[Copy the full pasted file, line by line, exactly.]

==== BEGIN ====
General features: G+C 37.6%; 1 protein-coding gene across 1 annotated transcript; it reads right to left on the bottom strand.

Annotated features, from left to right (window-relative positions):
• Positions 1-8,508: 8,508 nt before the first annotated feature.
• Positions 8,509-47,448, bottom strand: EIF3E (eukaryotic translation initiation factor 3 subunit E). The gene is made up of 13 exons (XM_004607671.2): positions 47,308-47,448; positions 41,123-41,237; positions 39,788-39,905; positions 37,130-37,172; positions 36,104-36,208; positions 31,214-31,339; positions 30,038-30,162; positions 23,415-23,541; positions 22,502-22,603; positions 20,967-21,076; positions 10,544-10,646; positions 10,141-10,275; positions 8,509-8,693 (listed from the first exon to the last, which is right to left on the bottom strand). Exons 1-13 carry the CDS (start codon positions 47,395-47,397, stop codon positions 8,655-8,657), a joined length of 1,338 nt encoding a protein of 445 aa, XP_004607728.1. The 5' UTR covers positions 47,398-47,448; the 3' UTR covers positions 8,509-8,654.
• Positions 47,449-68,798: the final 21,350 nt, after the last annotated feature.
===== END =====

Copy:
General features: G+C 37.6%; 1 protein-coding gene across 1 annotated transcript; it reads right to left on the bottom strand.

Annotated features, from left to right (window-relative positions):
• Positions 1-8,508: 8,508 nt before the first annotated feature.
• Positions 8,509-47,448, bottom strand: EIF3E (eukaryotic translation initiation factor 3 subunit E). The gene is made up of 13 exons (XM_004607671.2): positions 47,308-47,448; positions 41,123-41,237; positions 39,788-39,905; positions 37,130-37,172; positions 36,104-36,208; positions 31,214-31,339; positions 30,038-30,162; positions 23,415-23,541; positions 22,502-22,603; positions 20,967-21,076; positions 10,544-10,646; positions 10,141-10,275; positions 8,509-8,693 (listed from the first exon to the last, which is right to left on the bottom strand). Exons 1-13 carry the CDS (start codon positions 47,395-47,397, stop codon positions 8,655-8,657), a joined length of 1,338 nt encoding a protein of 445 aa, XP_004607728.1. The 5' UTR covers positions 47,398-47,448; the 3' UTR covers positions 8,509-8,654.
• Positions 47,449-68,798: the final 21,350 nt, after the last annotated feature.